After years of failing to get coaches in the greater Orlando area to show any interest in my invitations to set up a tournament for their high school teams (really, I would say "Free tournament and I'll provide lunch and awards" and they still didn't care!), this past year I asked coaches if I could attend one of their practices. Actually, I started with one coach whose high school is less than two miles from my particular Valencia campus and from which we get a lot of students.

At his practice, I found a moment he was puttering around and asked if I could read some questions I brought along (NAQT A-set). I just read toss-ups directly to the players for about 15 minutes, and unsurprisingly they liked them a lot more than the relatively cruddy questions they use for the county competitions (they actually have players write their own questions for each other, leading to toss-ups like, "What's the second-deepest trench in the Pacific Ocean?").

This coach then helped me by e-mailing his colleagues to tell them they should let me stop by a practice, and on my own I started showing up at some of their tri-matches. When I was able to read directly to the players and get them interested, they then badgered their coaches, and this spring I finally was able to run a tournament for local teams, nearly all of whom then said they're definitely interested in doing it again next year.

So try to get to a practice and reach the players directly. A lot of the coaches are teachers who are busy parents/adults who understandably aren't going to be interested in doing anything new.
Chris Borglum
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Re: Outreach for schools that play "bad" formats

Post by dhumphreys17 » Wed Apr 19, 2017 2:03 pm

ValenciaQBowl wrote:So try to get to a practice and reach the players directly. A lot of the coaches are teachers who are busy parents/adults who understandably aren't going to be interested in doing anything new.
This. The only reason why Sacred Heart has done anything outside of its conference or Quiz Central these last three years is because we were lucky enough (1) to have a coach the past two years who was open to the idea of expanding the program, and (2) to make sure that in our search for a new coach this year, that openness was a must. For schools that do not have the advantage of having a coach willing to explore new possibilities, mentorship from the greater quizbowl community may be the most effective method to bring these teams onto the circuit.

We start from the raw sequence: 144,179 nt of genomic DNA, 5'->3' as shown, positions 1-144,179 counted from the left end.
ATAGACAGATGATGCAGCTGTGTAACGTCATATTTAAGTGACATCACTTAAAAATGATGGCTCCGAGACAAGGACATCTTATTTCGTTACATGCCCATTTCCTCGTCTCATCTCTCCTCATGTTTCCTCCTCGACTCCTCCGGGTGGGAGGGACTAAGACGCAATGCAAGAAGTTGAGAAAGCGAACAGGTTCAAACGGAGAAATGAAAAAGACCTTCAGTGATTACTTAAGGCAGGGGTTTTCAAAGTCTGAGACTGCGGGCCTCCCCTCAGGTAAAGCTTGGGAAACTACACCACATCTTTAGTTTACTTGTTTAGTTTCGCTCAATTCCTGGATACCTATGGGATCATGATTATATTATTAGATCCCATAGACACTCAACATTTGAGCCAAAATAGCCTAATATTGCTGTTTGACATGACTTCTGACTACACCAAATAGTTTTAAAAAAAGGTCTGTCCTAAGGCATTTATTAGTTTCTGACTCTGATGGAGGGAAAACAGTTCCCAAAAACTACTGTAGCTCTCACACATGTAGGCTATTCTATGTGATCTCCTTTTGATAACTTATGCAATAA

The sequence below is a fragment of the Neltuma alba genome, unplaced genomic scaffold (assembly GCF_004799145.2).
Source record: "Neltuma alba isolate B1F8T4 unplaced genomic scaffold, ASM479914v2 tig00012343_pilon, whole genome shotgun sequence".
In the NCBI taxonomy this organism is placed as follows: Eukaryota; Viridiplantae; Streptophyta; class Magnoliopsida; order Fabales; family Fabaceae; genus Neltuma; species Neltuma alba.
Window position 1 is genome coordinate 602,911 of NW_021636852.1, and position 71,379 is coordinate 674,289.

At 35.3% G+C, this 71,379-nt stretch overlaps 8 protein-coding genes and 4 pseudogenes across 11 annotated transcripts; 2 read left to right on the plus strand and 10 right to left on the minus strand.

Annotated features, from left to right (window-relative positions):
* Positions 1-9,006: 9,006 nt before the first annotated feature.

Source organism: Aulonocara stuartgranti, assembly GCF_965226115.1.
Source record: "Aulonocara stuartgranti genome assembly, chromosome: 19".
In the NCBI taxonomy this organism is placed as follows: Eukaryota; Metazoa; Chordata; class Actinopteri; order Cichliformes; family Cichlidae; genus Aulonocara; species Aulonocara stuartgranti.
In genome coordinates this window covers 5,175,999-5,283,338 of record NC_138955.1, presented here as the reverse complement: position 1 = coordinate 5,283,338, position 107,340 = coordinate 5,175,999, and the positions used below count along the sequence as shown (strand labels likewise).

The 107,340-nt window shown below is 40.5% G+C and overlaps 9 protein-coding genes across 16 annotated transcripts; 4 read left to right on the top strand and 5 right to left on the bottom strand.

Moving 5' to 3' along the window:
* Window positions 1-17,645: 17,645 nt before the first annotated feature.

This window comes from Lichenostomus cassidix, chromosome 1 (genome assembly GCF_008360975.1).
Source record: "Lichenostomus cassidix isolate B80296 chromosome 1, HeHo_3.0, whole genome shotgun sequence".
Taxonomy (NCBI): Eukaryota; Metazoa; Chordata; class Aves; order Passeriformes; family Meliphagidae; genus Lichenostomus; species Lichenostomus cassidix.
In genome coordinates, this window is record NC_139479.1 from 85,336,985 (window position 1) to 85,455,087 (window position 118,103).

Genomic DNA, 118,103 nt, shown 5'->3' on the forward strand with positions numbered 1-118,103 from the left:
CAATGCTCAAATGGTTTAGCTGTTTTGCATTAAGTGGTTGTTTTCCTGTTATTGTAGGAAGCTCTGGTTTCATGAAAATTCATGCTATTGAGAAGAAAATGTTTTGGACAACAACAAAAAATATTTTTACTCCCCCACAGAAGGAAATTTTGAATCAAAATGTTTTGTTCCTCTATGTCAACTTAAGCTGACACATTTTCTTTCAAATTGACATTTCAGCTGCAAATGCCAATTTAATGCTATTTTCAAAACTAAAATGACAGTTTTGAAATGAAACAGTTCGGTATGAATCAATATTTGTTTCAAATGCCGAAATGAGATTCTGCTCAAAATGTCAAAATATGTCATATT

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Re: Outreach for schools that play "bad" formats

Post by cchiego » Wed Apr 19, 2017 3:03 pm

matt2718 wrote:Thanks so much, Chris. We've been trying to do this without telling schools that they're doing it wrong (I only use the term "bad quizbowl" within the established community). You make a great point about big-name schools being perceived as elitist; I didn't even consider this. We'll try to play up the fact that CU and other universities play it.
In reference to the "national format" problem, we'll probably back off of that (after taking a look at this Kansas thread, I realized how much it could backfire). However, mentioning the fact that teams could qualify for HSNCT/NSC generated some interest this year, so we'll probably keep that.

Great suggestion with the CO-specific repository. Our eventual goal is to set up some sort of quiz bowl alliance in the vein of MOQBA/NorCal/GPQB. Do you have any advice on this?

Again, thank you. It's going to be rough, but the CO circuit has a ton of potential, and we're very committed to growing it.
Yeah, mentioning that teams can qualify for a national championship with good performances is a fine way to point out the national connections of quizbowl without infringing on local sovereignty.

A quizbowl alliance works best once you have a variety of stakeholders, so you might want to wait until you get a few more coaches or colleges (and any QB alumni who've settled in CO) onboard, but you can certainly start with a website for tournaments, comparisons of KB to QB, and in general a place for people searching "Knowledge Bowl tournaments" in Colorado to stumble across.

And like Chris Borglum pointed out, the more you can get in-person meetings with these teams, the likelier you'll spark interest in pyramidal quizbowl.
Chris C.
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Re: Outreach for schools that play "bad" formats

Post by alexdz » Thu Apr 20, 2017 3:02 pm

cchiego wrote:You want to present pyramidal quizbowl by example as a positive learning experience for everyone that provides teams of all skill levels with a better experience all-around. Make sure that whatever tournaments you run and any new tournaments that you can help organize are well-advertised, well-organized, and well-run. Get to know coaches and talk with them personally in the course of running those tournaments and make sure they have a good time.
This is probably even more important than the actual arguments for why the good quizbowl format is better. If I learned anything from years of working to develop the circuit in Missouri, it's that having a cadre of people who are both personable and professional works wonders. Your competition is probably largely nice people who run terrible-format tournaments, so you don't want your effort to fail by running good-format tournaments in a way that is perceived as "not a pleasant experience."

Taking some simple steps like making sure rooms are easy to find (use signs, arrows, hallway volunteers, etc.), food options are clear and available, and having easy to read schedules can go very, very far in convincing coaches that your tournaments are worth the effort. Not to mention, of course, giving a warm welcome, interacting with teams in meaningful ways throughout the day and being flexible and kind to new attendees. You have to create an environment where people are able to enjoy themselves - in a non-gimmicky way - outside of the course of the game.
Alex Dzurick